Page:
Shattering Artistic Boundaries in Sag Harbor

Posted on 20 August 2014

Barrister Triptych

“Barrister Triptych”, by Phillip Thomas, will be on display in “Shattered Boundaries,” at the Richard J. Demato Gallery.

By Mara Certic 

Post-post-colonial Jamaica, the pollution crisis in China, and the inked up working class of Ohio seem like unusual choices for an art show, and that’s the point.

A search for the unconventional has been a success, as the Richard J. Demato Gallery prepares for its last show of the summer, “Shattered Boundaries.” The desire to find something edgy has left curator Eve Gianni and gallery owner Mr. Demato with a multifaceted show in the small, two-story Main Street space.

Phillip Thomas, who will be in Sag Harbor for the show’s opening reception on Saturday, August 23, is a 33-year-old artist from Kingston, Jamaica. Mr. Demato was introduced to the young artist by local painter Eric Fischl.

Mr. Thomas received his bachelor of fine arts degree from the Edna Manley College of the Visual and Performing Arts in Jamaica, and then, after receiving a grant, traveled to the New York Academy of Art to work toward his master’s degree. Mr. Thomas graduated top of his class and was awarded a fellowship.

"Camouflage," by Phillip Thomas.

“Camouflage,” by Phillip Thomas.

It was during that fellowship that Mr. Thomas began using his art to discuss and comment on the real issues and problems in his native Jamaica. “Jamaica has been marketed to the world as paradise, a place of bliss and sheer exotic splendor,” he wrote in an e-mail on Friday. “This bliss is no doubt an exotic gaze, the cast of the non-Jamaican looking in and having very strict expectations of the culture.” According to Mr. Thomas, this has resulted in the inability to see the person before the citizen, the habits before the culture.

This has inspired him over the years, and continues to in his most recent works. Many of his paintings show empty suits—headless, handless bodies in suits, stripping down a national “catch-phrase,” presenting civility intertwined with sociopolitical violence.

Mr. Thomas has used images of matadors to represent the dualism of beauty and violence that is so rife in his home country. His work, he said, often references English and Spanish cultures “through a kind of reversal.”

“Bullfighting, then, is used only as a metaphor to talk about a kind of ‘orchestrated violence,’” he continued. “This glorified iconic ‘death dance’ presents itself in Jamaica in various ways.” The Caribbean island is known for its pristine beaches and beautiful flora, but also for its gang violence and drug warfare.

Even his media represent the chasm between the reality and perceived image of his home. “In painting, the material has been so entrenched in the history of art that its material has developed a kind of iconic presence regardless of the type of image it executes,” he wrote. Mr. Thomas has used oil paints as a signifier, he said, but the combination of that with other media has resulted in “a kind of network of idiosyncrasies.”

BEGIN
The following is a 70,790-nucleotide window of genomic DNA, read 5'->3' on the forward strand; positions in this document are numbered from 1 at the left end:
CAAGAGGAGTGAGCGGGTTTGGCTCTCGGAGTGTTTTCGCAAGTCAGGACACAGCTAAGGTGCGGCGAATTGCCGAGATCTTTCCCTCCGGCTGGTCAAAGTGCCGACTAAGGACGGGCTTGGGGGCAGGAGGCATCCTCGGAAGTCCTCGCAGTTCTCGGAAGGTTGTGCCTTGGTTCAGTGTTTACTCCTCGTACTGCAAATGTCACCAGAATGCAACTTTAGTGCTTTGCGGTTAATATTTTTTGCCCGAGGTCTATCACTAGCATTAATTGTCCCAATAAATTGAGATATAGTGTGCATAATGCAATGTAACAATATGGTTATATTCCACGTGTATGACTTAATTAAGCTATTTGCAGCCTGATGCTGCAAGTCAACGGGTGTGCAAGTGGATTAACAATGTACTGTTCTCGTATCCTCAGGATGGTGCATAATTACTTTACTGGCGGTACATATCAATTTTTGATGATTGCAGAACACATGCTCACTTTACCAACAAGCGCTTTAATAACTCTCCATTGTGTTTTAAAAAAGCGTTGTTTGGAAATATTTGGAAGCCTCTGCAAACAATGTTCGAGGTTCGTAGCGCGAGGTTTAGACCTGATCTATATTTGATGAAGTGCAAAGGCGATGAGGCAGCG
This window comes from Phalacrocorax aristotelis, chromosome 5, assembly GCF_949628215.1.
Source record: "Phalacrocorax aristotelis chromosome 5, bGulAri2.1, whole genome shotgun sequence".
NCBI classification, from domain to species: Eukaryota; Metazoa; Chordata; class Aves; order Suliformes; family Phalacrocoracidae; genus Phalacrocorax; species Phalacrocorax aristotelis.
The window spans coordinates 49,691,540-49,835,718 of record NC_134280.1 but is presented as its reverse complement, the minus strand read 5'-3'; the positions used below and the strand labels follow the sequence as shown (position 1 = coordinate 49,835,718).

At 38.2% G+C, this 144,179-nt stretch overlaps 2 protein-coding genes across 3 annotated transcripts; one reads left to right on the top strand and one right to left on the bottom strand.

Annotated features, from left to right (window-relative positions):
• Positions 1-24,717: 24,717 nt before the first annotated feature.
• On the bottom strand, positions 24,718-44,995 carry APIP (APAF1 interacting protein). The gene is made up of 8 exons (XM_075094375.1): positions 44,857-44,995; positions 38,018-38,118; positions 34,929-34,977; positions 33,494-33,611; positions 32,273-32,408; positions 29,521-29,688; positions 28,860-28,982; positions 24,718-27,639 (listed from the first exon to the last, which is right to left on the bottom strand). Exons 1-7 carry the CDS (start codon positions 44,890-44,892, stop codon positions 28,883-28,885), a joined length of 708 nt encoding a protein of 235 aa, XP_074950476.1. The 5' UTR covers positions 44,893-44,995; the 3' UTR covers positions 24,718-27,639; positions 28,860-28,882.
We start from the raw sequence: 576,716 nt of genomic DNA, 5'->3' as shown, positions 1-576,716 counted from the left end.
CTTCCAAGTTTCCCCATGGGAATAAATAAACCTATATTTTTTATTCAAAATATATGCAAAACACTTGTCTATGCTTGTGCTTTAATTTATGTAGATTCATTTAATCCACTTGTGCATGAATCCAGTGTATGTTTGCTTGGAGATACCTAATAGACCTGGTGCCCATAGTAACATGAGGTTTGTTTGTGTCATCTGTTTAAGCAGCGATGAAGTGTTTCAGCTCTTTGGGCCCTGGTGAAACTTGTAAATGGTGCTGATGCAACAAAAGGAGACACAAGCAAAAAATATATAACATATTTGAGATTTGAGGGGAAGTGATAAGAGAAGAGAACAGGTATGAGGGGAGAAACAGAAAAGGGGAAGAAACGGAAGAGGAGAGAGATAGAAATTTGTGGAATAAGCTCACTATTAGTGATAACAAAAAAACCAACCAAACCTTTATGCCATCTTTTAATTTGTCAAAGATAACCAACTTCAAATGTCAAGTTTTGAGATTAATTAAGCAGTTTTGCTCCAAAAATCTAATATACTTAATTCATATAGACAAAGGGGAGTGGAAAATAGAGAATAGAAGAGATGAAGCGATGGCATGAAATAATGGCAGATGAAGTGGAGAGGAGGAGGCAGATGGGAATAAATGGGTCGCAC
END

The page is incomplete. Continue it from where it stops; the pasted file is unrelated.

Ohio artist Frank Oriti’s oil portrait series also shows a network of idiosyncrasies, but in a very different way. When he found himself working at a Cleveland steel mill after receiving his bachelor of fine arts degree, Mr. Oriti was inspired to create something real.

Clarity by Frank Oriti

Frank Oriti paints the often forgotten working class in his native Ohio seen in “Clarity,” above.

“Frank’s work is also very much shattering boundaries of what we perceive as beauty,” Ms. Gianni said. “Most people think beautiful people in beautiful circumstances—he’s painting middle America.” Mr. Oriti often uses the quasi-destitute as subjects for his portraits, embracing and detailing tattoos, facial hair and looks of despair.

Mr. Oriti’s portraits will also be on display at a show supported by the Richard J. Demato gallery in Jacksonville, Florida, next month. The tatted-up figures which punctuate the gray, washed-out backgrounds of the paintings will be on show in an exhibition titled “Get Real: New American Painting.”

“Years from now, when you look back, this is really what our society looks like,” Ms. Gianni said. “And in addition to it looking like this, it also feels like this. There are a lot of people who are kind of challenged right now,” she said. “And that, in another way, kind of shatters some boundaries.”

An opening reception for “Shattered Boundaries” will be held on Saturday, August 23, from 6:30 to 8:30 p.m. The Richard J. Demato Gallery is located at 90 Main Street in Sag Harbor. For more information call (631) 725-1161.

 

 

 

 

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